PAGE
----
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Progressive Muscle Relaxation Therapy

Stress is a part of daily modern life and affects everyone. Whether it’s stress related to work or personal lives, it can take a toll on the mind and body. It’s necessary to find ways to cope and manage stress, especially in early recovery from addiction or while working to improve mental health. Progressive muscle relaxation therapy is one way to do that.

What Is Progressive Muscle Relaxation Therapy?

Progressive muscle relaxation (PMR) therapy is a relaxation practice that focuses on the connection between the mind and body. It is a type of therapy that reduces the effects of everyday stress on the body and the symptoms of stress like anxiety and insomnia. Research supports the concept of the mind body connection for better overall health. PMR works by tensing each muscle group and then releasing the tension and going into a completely relaxed state.
Edmund Jacobson first coined the term for the practice in the 1930s based on the idea that a physically relaxed body will lead to a mentally calm mind. At the time, the mind-body connection was still a relatively new concept. Nowadays, there is research that supports the idea. The mind-body connection focuses on improving, strengthening, and creating a harmonious relationship between the mind and body to improve overall health.

How Does PMR Work?

Progressive muscle relaxation therapy works by having you create muscle tension and then relax the muscle. Tensing your muscles first allows your body to feel the tightness of the muscle or the stress in the muscle. Then, when you relax, the muscles feel relief from the tension and physical stress. This release of physical stress also relieves mental stress.
When mental or physical stress occurs, it ignites your body’s stress response or a fight-or-flight mode which raises cortisol levels. Cortisol is the stress hormone that regulates the body’s physical stress. Signs of the stress response and high cortisol are:
  • Rapid heart rate or racing heart
  • Tightened muscles or clenched jaw
  • High blood pressure
  • Nausea or digestive issues
PMR works to combat those physical symptoms by relaxing the body and thus the mind. It helps lower the heart rate, calm an uneasy stomach, reduce pain, slow breathing, and lower cortisol levels.

How to Practice

When starting PMR, you should work with a guide to help you learn the correct way to do it. A guide will work with you in a quiet, calm space. First, you will need to get in a comfortable position, preferably lying down. Then, you will want to remove or loosen any restrictive clothing and shoes.
Next, your guide will have you focus on deep breathing a few times to relax. When you’re ready to start, the guide will have you focus on one part of the body at a time. First, you will tighten the muscle in your forehead for 10 to 15 seconds, then release it for 30 seconds and relax the muscle.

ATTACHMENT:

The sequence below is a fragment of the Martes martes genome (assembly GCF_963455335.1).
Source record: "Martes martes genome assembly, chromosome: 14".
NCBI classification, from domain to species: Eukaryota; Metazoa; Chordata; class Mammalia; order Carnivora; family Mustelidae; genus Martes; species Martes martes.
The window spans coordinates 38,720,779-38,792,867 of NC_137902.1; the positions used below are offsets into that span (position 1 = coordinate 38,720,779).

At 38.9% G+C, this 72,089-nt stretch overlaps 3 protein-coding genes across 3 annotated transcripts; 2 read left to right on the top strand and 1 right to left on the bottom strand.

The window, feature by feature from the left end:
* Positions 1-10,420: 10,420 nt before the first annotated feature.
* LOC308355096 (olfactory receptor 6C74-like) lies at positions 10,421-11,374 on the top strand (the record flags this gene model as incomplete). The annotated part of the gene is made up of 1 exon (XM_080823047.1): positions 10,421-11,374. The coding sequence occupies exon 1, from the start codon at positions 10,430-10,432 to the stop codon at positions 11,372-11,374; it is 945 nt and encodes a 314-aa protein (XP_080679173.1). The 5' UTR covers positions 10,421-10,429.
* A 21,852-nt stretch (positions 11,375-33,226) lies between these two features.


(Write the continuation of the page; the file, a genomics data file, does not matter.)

Your guide will lead you through the exercises for the rest of your body. You will focus on deep, calming breaths and feel each muscle ease as the tension releases. It’s not uncommon to fall asleep while practicing PMR, which means you are doing it right.
Practice and consistency are crucial to creating a PMR practice. The more you get used to the sequence and sensation of feeling your tense muscles release, the better you will use this practice consistently to manage stress.

Benefits of Progressive Muscle Relaxation Therapy

PMR is a relaxation technique with many benefits. It can help reduce stress and the physical manifestations of stress. Research supports the benefits of progressive muscle relaxation for sleep, as it helped patients combat sleep issues. In addition, research supports the use of PMR to ease back pain, improve blood pressure, and decrease migraines.
The goal of PMR is to calm your body into creating the opposite effect of the body’s stress response. Removing physical and mental stress is the key to a healthy lifestyle.

Manage Anxiety With PMR

Activities and events can be unbearable for those who suffer from social anxiety or general anxiety in daily life. This constant stress, anxiety, and worry have a negative effect on the mind and body and can reduce quality of life.
Intrusive thoughts and excessive anxiety can create physical ailments and affect your overall health. People who suffer from excessive worry and anxiety can feel their muscles tighten and tense. PMR is an excellent way to manage those symptoms. Practiced regularly, PMR can negate the effects of paralyzing anxiety and is an effective tool for anyone suffering from the effects of anxiety disorders.

Guided PMR Practice

When you start practicing progressive muscle relaxation, participating in guided therapy can help you learn to turn your mind off and focus on deep relaxation. Having a trained guide helps you move through the process without fear of injury. And a guide can help you understand the core concept and have a positive experience.
At Core Recovery, we offer progressive muscle therapy as part of our intensive outpatient treatment programs to help you learn how to manage stress, anxiety, and physical pain. Contact our professional team at Core Recovery to learn more about the benefits of PMR in treating depression, anxiety, PTSD and addictions.

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